Trading Joe Nathan, the Mistake the Twins Can’t Afford to Make

joenathan002

The Twins cannot afford to trade Joe Nathan.

Period.

Not now. Not later this offseason. Not at any point before next year’s trade deadline, if at all.

Despite the battalion of pitch-fork wielding commentators storming Bill Smith’s gate (read: email account) with calls for Nathan to be jettisoned, it just can’t happen and here’s why:

First and foremost, he’s the only closer we’ve got.

If the Twins let Nathan go elsewhere, who finishes out the games?

Jon Rauch has experience, but fares much better in a setup role.

Francisco Liriano has the stuff for the job, but until he proves he can survive an inning unscathed, he belongs nowhere near the closer’s role.

Pat Neshek is a hot-option around most internet forums, but he has missed the better part of two seasons and is returning from two surgeries, not exactly the best time to put him in high-pressure situations.

Jesse Crain? Matt Guerrier? Jose Mijares? Yeah, I think I’ll pass.

Joe Nathan is the top option in the Twins’ bullpen and despite what one bad outing—against one of the top players in the game—may have people thinking, the Twins can’t afford to give up on a guy who has been neck and neck with Mariano Rivera since taking over as the stopper in Minnesota back in 2004.

Secondly, Nathan’s trade value—despite another typically stellar season—is at a low right now.

This isn’t to say anything about his actual skill or value, but let’s be honest here folks, if the Twins trade Nathan now it will be viewed as a desperation move.

It’s not like every other General Manager in the game quit watching baseball once their teams were eliminated. Everyone saw him implode in the ALDS.

As such, everyone will know that the Twins are trying to unload him in panic move, especially given his unexpected post-season surgery to have bone chips removed from his pitching elbow.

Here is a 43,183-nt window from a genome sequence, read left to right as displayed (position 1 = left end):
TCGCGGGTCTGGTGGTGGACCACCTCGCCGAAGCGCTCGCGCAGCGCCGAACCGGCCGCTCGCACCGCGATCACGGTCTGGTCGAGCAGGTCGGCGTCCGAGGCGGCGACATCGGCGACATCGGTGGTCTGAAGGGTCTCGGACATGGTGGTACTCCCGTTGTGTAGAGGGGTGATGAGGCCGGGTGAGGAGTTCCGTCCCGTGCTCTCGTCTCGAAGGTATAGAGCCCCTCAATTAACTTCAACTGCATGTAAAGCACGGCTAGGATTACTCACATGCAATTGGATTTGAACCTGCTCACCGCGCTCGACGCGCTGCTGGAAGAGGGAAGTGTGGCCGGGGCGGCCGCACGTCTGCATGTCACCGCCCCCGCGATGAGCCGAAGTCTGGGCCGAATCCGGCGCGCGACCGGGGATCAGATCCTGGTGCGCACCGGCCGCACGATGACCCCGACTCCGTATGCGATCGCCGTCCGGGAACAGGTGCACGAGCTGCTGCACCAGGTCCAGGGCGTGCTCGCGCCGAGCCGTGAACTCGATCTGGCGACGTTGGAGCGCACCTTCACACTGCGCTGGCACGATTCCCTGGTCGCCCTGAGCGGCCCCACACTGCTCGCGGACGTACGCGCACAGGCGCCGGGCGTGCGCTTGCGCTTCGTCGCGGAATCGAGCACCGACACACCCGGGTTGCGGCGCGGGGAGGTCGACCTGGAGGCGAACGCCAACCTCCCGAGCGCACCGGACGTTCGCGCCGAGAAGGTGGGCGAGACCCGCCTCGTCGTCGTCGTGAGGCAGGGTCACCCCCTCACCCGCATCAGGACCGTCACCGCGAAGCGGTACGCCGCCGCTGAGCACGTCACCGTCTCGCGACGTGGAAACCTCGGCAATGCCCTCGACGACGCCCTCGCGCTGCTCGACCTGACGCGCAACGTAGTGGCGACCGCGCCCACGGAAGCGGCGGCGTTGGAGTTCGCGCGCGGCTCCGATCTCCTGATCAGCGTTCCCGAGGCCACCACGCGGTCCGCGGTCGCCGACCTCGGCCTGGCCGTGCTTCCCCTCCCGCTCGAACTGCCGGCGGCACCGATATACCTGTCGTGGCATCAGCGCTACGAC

Good luck finding a team willing to ship over top prospects to take on $22+ million in salary for a closer whose previous employer is leery to keep around, despite coming off a season in which he co-won the award for the top closer in the game.

My third and final reason why the Twins cannot trade Joe Nathan is a simple one, the team is better with him onboard.

Since coming over to the Twins in the infamous fleecing of the San Francisco Giants, Nathan has done nothing but produce.

In six seasons with the Twins, Nathan has saved 246 games, made four All-Star teams, become a huge fan-favorite, and has established himself as the heir apparent to the aforementioned Rivera as the best closer in the game.

Sure he blew the game against the Yankees.

So what?!

Closers blow games, it comes with the territory.

Jason Kubel looked clueless and out of his league in the ALDS, would anyone like to ship him out of town as well?

My point is that we all need to just stop, take a deep breath, and avoid overreacting.

If someone had mentioned trading Joe Nathan while he was racking up save after save down the stretch and helping propel the Twins into the playoffs, you’d have laughed in their face.

Wait a few months, let the sting of another first-round exit subside, and then we’ll see how everyone in Twins Territory feels about trading away one of the best closers in the game.

I gotta think that come Spring Training you’ll be ready to go back in time and laugh in your own face for overreacting.

About these ads

About Jeremiah Graves

Things I dig: baseball, zombies, comfy t-shirts, Jennifer Aniston and cheeseburgers. Things I don't dig: the NBA, vampires, dress pants, Carrot Top and peanut butter.
This entry was posted in AL Central, Baseball, Cheap Seat Chronicles, Injuries, Joe Nathan, Minnesota Twins, MLB, Trade Rumors. Bookmark the permalink.

One Response to Trading Joe Nathan, the Mistake the Twins Can’t Afford to Make

  1. Pingback: Joe Nathan Injury: Minnesota Closer Tears Elbow Ligament, Twins Look to Plan B « Cheap Seat Chronicles

Leave a Reply

Fill in your details below or click an icon to log in:

WordPress.com Logo

You are commenting using your WordPress.com account. Log Out / Change )

Twitter picture

You are commenting using your Twitter account. Log Out / Change )

Facebook photo

You are commenting using your Facebook account. Log Out / Change )

Google+ photo

You are commenting using your Google+ account. Log Out / Change )

Connecting to %s